Aipac, which does not endorse candidates, maintained official neutrality, with officials speaking of Kerry’s “flawless” pro-Israel voting record and noting that no matter who wins in November, Israel will have a friend in the White House. In conversation, however, many members, some invoking the ancient Jewish principle of “hakarat hatov” — rewarding officials for the positive actions they take — voiced support for Bush. Kerry adviser Jay Footlik, however, said he gave buttons with the slogan “John Kerry for President” printed in Hebrew and others that said “Pro-Israel, Pro-Kerry” to anyone who asked for them, and many asked. Footlik said American Jews would have “many more opportunities” to hear Kerry’s views and interact with him, since his ADL speech was Kerry’s “first, not the last, interaction” with the community since becoming presumptive nominee.

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Aipac Asides: The prognosticators over at Aipac’s political department apparently have a gloomier assessment of the electoral prospects of Senator Arlen Specter, a Pennsylvania Republican, than those at the esteemed Washington-based National Journal. In the special “Election 2004” edition of the Aipac Insider handed out at the conference, the group put Specter in its “highly vulnerable” category. National Journal handicapper Chuck Todd, by contrast, in a recent “On the Trail” column, gives Specter good odds of beating back a challenge by Democratic Rep. Joe Hoeffel. Other senators Aipac sees as highly vulnerable are Republican Lisa Murkowski of Alaska, Democrat Barbara Boxer of California (owing to a GOP energized by the win of Gov. Arnold Schwarzenegger) and Minority Leader Tom Daschle of South Dakota.

Representatives Aipac identified as “vulnerable” included Democrat Alcee Hastings of Florida — the most pro-Israel member of the Congressional Black Caucus, activists say — Democrat Tim Bishop of New York and Republican Max Burns of Georgia, who had to apologize to much of the world last fall when a prominent supporter at a rally called Burns’ opponent, Tony Center, “that Jew boy down in Savannah.”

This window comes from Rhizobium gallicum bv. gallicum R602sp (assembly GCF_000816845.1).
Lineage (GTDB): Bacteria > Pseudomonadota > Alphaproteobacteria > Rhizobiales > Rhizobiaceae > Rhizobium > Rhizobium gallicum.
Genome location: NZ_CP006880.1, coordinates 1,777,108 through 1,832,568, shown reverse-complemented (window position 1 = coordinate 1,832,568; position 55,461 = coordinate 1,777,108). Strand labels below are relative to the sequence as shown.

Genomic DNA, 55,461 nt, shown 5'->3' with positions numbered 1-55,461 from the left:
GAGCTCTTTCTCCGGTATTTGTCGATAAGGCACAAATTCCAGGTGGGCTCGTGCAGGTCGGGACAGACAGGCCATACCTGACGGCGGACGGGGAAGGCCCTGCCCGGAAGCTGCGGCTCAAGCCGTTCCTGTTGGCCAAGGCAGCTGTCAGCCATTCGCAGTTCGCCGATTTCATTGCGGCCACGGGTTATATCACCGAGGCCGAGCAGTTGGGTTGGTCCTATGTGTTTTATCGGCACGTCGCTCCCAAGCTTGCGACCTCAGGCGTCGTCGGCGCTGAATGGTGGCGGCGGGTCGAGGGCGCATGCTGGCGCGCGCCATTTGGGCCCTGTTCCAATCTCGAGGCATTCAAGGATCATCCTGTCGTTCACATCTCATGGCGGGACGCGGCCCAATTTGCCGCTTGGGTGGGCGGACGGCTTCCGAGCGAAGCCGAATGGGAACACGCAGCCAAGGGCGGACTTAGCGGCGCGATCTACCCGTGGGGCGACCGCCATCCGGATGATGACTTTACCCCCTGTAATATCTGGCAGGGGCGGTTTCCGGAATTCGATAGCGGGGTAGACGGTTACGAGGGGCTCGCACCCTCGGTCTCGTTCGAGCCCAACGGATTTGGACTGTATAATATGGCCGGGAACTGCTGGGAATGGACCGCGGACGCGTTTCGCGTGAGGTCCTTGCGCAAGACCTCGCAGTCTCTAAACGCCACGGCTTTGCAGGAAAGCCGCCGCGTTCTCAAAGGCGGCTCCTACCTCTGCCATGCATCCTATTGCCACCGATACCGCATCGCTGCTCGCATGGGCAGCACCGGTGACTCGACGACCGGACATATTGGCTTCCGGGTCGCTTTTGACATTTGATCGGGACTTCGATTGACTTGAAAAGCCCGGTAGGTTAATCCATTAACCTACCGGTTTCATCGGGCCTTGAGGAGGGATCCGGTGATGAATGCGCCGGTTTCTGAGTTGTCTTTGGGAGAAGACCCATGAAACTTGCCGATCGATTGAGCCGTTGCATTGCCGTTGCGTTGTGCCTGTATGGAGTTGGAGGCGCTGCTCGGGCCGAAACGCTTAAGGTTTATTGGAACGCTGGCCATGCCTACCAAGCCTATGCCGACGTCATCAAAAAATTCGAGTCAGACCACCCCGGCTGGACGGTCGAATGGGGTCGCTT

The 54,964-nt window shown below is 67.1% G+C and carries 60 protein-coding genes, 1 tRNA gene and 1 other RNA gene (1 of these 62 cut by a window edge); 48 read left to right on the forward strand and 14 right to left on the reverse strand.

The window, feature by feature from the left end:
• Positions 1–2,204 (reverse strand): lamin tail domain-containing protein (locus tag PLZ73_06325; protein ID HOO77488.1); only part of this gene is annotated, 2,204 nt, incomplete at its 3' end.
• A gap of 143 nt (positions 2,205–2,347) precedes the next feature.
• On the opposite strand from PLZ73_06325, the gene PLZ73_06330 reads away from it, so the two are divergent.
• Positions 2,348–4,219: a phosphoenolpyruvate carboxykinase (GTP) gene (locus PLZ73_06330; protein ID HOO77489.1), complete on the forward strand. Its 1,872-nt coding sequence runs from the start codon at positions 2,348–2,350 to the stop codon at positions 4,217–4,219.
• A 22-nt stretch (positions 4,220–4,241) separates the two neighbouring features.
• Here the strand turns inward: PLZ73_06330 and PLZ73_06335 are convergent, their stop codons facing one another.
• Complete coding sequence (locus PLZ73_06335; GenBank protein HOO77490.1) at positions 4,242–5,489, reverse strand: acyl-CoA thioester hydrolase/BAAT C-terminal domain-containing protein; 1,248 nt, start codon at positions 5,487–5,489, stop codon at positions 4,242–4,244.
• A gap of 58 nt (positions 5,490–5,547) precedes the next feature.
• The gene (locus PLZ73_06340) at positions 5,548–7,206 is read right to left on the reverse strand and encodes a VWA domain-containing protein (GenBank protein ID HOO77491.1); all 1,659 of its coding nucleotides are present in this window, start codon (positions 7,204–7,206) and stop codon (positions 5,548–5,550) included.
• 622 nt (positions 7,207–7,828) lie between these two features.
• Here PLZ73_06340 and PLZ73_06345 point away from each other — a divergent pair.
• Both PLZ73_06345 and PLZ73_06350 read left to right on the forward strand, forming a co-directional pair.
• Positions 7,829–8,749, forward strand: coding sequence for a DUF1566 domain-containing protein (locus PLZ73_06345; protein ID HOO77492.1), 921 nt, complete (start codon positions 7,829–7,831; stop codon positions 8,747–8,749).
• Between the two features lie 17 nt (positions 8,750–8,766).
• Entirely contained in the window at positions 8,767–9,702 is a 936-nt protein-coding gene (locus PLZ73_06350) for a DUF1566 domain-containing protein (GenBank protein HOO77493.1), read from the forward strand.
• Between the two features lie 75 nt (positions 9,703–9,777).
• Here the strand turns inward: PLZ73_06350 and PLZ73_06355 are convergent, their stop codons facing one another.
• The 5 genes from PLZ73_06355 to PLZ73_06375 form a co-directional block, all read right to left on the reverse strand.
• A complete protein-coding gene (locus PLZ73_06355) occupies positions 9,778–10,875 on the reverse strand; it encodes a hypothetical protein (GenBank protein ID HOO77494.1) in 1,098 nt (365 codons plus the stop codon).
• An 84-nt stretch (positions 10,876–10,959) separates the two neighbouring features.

As usual, the policy conference’s Monday-night banquet was attended by half the members of Congress and many candidates for office. Among those spotted: Inez Tenenbaum, the Democrat running for the South Carolina seat being vacated by retiring Senator Fritz Hollings. She declined to comment on Hollings’s latest tirade, a column in the Charleston Post and Courier in which he argues that Bush waged the Iraq war “to secure Israel.” We also saw Center, who said that he hoped to garner significant support among African American voters, some of whom view the Jewish community as “closest” to their own. The banquet, held at Washington’s Stadium Armory — the only venue in the capital that can seat 4,500 people — was a mob scene, with some unlovely features. A thunderstorm sent rain through a leak in the armory roof, splattering our table.

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All in the Family: Bush’s liaison to the Jewish community, Tevi Troy, noted author and brother of former Forward columnist Gil Troy, is moving over to the Bush-Cheney campaign. Replacing him at the White House is Noam Neusner, a former chief economic correspondent for U.S. News & World Report. Neusner is the son of legendary historian of ancient Judaism Jacob Neusner. Among other accomplishments, the younger Neusner has written articles for these pages, as has his dad.

ON THE BUTTON: Campaign pins with the slogan ‘John Kerry for President’ in Hebrew were handed out at the Aipac conference.